That’s what independents do.
How Populism Succeeds
Which group [independents or the Tea Party] is most likely to last? The answer probably depends on upcoming elections.
The Tea Parties are a populist movement, meaning that their popularity requires at least three things:
- An agreed upon enemy with enough power to evoke strong fears, anger and emotion
- An upcoming event to rally around, such as elections or national seminars
- A sense that they can actually change everything quickly and drastically
The first and second factors will stay around as long as a Democrat is in the White House.
Tea Party fervor may be lessened by the midterm elections if, and only if, a lot of Democrats lose—but will likely resurge again as the next presidential election nears.
The third requirement is what has generally doomed all historical populist movements. The Tea Party revolt is new and may gain energy. But things will change as soon as one major (and inevitable) event occurs.
When the Tea Party wins a major election and then watches its newly-elected candidates take office and join the system, it will turn its energy from activism to cynicism and lose momentum.
If those the Tea Party elects make a splash and take on the establishment, or symbolically seem to do so, the Tea Partiers will breathe easy, congratulate themselves on their victory and go back to non-political life.
If the new officials make few changes and Washington seems as bad as ever, many Tea Party enthusiasts will lose faith and give up on activism. More on this later.
The History of Conservative Populism
Likewise, “constitutionalism” arose during the 1960’s, gained influence with publications and seminars in the 1970’s, and culminated in the election of Ronald Reagan.
After his inauguration, most constitutional organizations saw their donations and budgets halved—or worse—and many disappeared. The term “constitutionalist” lost it power—indeed, became a label for energetic irrelevance—and the nation moved on.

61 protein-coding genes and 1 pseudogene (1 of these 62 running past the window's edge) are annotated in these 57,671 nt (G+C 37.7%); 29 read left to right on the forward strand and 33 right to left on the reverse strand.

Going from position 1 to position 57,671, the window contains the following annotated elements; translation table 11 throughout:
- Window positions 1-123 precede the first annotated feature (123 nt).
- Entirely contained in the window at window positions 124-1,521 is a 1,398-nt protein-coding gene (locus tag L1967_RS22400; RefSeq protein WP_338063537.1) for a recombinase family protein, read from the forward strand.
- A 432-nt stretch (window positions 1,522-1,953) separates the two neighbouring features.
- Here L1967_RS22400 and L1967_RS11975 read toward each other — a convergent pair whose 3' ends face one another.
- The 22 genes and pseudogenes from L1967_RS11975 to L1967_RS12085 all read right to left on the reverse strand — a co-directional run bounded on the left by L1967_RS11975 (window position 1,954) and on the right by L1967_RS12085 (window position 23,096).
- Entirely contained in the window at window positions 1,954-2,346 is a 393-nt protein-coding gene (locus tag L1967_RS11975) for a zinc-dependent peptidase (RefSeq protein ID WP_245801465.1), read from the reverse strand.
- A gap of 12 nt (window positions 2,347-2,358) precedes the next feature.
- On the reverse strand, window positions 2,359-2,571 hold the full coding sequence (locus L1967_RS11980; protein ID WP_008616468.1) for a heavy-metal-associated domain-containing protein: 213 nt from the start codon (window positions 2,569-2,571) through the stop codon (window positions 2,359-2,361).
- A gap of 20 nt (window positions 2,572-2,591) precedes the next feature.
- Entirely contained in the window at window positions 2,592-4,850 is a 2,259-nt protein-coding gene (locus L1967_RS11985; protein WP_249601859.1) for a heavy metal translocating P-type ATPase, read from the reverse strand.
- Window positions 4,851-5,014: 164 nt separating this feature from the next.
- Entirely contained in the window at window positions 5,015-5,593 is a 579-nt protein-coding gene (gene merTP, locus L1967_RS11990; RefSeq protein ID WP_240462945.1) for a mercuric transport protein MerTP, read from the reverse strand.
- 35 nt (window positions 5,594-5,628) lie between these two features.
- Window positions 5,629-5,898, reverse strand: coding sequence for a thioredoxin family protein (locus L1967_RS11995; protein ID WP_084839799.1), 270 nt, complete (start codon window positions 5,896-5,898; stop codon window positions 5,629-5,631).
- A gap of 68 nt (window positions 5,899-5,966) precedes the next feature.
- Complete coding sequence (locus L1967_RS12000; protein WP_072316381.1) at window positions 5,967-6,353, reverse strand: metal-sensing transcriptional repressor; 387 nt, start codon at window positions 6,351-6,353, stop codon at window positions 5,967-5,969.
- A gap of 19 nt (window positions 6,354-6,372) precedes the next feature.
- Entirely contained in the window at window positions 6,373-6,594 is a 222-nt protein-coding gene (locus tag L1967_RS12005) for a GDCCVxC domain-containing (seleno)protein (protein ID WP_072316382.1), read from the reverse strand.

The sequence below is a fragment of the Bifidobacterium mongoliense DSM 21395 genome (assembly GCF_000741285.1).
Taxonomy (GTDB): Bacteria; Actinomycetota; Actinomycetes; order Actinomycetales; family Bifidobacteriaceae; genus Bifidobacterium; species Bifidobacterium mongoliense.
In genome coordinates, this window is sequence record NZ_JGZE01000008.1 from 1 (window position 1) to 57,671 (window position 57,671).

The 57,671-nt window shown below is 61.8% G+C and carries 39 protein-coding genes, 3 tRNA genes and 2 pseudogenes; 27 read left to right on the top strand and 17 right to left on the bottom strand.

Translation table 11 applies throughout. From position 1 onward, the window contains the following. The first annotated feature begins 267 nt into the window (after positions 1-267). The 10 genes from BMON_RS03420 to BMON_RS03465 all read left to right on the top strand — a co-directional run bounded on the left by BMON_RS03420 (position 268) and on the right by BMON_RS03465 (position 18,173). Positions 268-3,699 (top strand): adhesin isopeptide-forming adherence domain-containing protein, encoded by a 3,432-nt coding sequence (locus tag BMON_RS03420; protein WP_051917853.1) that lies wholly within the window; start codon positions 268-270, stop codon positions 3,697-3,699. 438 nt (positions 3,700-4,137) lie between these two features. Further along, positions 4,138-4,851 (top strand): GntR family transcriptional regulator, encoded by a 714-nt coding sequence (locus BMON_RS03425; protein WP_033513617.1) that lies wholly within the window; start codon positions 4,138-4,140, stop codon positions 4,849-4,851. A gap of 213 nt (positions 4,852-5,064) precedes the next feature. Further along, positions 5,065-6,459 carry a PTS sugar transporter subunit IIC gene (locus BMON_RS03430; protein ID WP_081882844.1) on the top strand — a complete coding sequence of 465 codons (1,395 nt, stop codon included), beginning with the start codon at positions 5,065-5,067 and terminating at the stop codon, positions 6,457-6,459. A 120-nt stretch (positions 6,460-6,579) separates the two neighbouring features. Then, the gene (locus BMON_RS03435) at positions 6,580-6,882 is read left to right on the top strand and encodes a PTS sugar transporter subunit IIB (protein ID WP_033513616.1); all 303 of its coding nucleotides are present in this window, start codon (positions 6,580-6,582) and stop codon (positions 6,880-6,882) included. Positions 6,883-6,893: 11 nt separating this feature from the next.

After Reagan, Rush Limbaugh increased in popularity and influence leading up to and throughout the Clinton years, and his radio show became the rallying point of conservative populism.
The press worried about the growing power of talk radio and both major political parties listened daily to Limbaugh’s commentary and strategized accordingly.
But with the election of Republican George W. Bush, Dittohead Nation congratulated itself on victory and mostly turned to non-political life. Today there is little excitement about or commentary on becoming a Dittohead.
It should be acknowledged that conservative populist movements have often added positive ideas to the national discussion and many of its leaders have helped raise awareness of freedom and promote citizen involvement.
In this sense, Anti-Federalists, Whigs, the Moral Majority, Constitutionalists, Dittoheads and the Tea Parties are not insignificant to American politics. They have had, and likely still will, huge impact.
Liberal vs. Conservative Populism
Note, in contrast [to conservative populism], that liberal populism typically follows a different path.
Movements such as Abolition, Feminism, Civil Rights and Environmentalism build and build until they are legislated. At that point, liberal populists get really serious and set out to expand legislation.
Not being saddled with trying to establish a negative, liberal populists don’t lose momentum like conservative populists—because the liberal objective isn’t to stop something but rather to achieve specific goals.